Wednesday, November 3, 2010

A Night of Experimental Music, live @ Bard Hall 10/30/2010

What we have here today is an extremely rare live recording, one you certainly will not find anywhere else. Three sets, two very brief and one rather long, recorded live at a pre-Halloween show in Bard Hall at Bard College in front of a crowd of about twenty.

The first set is a solo piece by Colin White using amplified metal, tape, and feedback. Warm, humming feedback washes over piercing squeaks and rough, buzzing reverberation as white noise wavers and builds over rhythmic metallic clanking and lowing reverb. A perfect pre-Halloween set, this sounds like some surrealist horror soundtrack.

Next is Michael Foster on saxophone and occasionally gasping, wordless vocals, and Leila Bordreuil on cello. The two instruments dance in and out of one another, sometime complementing each other in an offkilter kind of harmony, other times dueling and spinning off in contrary directions. There are moments of furious build and manic intensity and others of slow, minimal meandering. Fans of the previous post on this blog will find more to love here as this delves into the realm of frenetic free jazz and even swings, in a delightfully surprsisng take, into traditional jazz for a moment. A very cool and altogether too short piece.

The concert ends with a trio of amazing musicians: The great Greg kelley on trumpet, Vic Rawlings on prepared cello and electronics, and Ryan Jewell on percussion and various strange noise producing implements. Clocking in at over half an hour, this was an incredible set. Imagine a field recording from inside some alien, wheezing, decaying factory and you'll start to get a feel for what this piece sounds like. Kelley uses a damper and a small, thin sheet of metal to emit from his trumpet a rattling hum or plays with the mouthpiece removed to create a breathy, moaning gasp. Jewell uses an oyster fork and a piece of Plexiglas placed flush upon the cloth covered and contact miced surface of a snare drum to create a sharp, piercing squeak, places a long metal tine vertically against the same drum and rubs it rhythmically to create a wavering reverberation, and swings a heavily rosined bow through the air in a dense whoosh. The prepared cello of Rawlings buzzes strangely in the background and his electronics build a underlying haze of crumbling static and machinelike rumblings. Other sounds abound: Strange gasps like steam valves venting air, distant hums like generators quietly chugging away, gravely rattles like cogs spinning, hollow clanks like pipes faintly rattling. One feels as though one has found one's way into the belly of some strange machine. It's an incredibly minimal piece but it's eerie and bizarre and really wonderful, especially considering the acoustic nature of most of the sounds which somehow sound so unnatural (in the best possible way).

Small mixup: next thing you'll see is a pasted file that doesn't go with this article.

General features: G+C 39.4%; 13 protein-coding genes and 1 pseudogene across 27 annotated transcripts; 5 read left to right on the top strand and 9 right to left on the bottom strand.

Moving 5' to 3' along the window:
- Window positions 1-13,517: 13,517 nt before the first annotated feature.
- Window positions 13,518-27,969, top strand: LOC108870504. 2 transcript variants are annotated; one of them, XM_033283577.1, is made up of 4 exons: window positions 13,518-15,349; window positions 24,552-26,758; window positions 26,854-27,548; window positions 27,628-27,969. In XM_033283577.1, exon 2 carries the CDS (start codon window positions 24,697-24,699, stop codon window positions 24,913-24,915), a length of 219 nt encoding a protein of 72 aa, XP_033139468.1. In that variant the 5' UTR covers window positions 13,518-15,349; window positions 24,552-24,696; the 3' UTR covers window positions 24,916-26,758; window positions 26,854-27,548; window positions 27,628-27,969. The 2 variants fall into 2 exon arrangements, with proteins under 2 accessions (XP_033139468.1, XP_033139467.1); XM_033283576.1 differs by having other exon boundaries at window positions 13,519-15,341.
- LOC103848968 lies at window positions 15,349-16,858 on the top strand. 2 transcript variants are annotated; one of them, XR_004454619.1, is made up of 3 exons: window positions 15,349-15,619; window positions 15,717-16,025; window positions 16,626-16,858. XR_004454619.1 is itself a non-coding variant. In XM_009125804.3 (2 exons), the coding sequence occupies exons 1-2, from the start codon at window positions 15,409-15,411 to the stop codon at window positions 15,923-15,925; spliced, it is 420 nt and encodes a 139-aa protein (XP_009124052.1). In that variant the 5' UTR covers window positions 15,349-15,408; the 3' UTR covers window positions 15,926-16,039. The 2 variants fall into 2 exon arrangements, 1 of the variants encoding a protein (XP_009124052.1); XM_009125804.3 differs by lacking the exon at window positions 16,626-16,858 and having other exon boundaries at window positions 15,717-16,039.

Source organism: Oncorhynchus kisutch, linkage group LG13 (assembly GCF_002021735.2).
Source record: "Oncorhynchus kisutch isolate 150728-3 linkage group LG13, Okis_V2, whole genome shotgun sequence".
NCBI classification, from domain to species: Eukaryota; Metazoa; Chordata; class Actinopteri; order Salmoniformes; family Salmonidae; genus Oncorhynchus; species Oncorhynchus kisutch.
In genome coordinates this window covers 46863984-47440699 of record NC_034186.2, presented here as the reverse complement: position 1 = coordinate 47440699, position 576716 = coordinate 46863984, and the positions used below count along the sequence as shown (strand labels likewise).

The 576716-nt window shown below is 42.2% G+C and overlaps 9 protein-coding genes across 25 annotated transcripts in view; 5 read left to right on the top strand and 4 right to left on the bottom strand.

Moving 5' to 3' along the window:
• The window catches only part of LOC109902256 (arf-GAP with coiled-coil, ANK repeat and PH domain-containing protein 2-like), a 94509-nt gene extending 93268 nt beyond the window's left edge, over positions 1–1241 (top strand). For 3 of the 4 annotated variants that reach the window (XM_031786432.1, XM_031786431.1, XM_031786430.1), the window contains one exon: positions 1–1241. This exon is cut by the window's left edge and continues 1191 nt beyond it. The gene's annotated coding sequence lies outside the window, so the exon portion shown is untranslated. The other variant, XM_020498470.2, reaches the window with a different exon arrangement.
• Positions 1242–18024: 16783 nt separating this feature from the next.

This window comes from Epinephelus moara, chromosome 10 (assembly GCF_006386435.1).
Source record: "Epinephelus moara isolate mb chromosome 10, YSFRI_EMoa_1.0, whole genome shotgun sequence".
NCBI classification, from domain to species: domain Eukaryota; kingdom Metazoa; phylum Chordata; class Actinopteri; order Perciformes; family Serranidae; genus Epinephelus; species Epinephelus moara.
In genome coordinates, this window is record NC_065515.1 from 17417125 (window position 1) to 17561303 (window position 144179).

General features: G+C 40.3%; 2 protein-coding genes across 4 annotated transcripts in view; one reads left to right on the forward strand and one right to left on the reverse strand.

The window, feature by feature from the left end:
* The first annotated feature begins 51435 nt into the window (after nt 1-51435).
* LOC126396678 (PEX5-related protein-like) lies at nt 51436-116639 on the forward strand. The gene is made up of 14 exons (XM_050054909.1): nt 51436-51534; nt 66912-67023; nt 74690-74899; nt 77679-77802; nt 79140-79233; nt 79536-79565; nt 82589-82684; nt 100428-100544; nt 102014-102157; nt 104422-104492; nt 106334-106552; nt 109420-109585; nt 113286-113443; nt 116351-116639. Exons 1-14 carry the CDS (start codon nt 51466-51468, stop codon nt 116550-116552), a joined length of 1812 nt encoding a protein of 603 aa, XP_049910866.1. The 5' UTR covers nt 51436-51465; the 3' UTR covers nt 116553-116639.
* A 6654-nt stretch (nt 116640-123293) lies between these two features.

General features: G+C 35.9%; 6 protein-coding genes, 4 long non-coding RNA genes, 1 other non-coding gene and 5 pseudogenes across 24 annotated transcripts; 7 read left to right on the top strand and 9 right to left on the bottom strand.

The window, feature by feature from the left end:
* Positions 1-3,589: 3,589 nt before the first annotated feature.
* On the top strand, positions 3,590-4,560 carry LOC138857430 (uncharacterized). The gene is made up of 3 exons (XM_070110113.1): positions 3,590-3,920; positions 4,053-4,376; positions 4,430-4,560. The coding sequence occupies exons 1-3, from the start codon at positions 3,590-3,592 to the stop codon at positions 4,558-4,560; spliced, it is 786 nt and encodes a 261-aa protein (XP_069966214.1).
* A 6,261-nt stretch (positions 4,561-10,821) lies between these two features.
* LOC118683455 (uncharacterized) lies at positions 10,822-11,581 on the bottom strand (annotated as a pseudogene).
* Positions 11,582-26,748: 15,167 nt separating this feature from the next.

Many thanks to Goro for taping this show!

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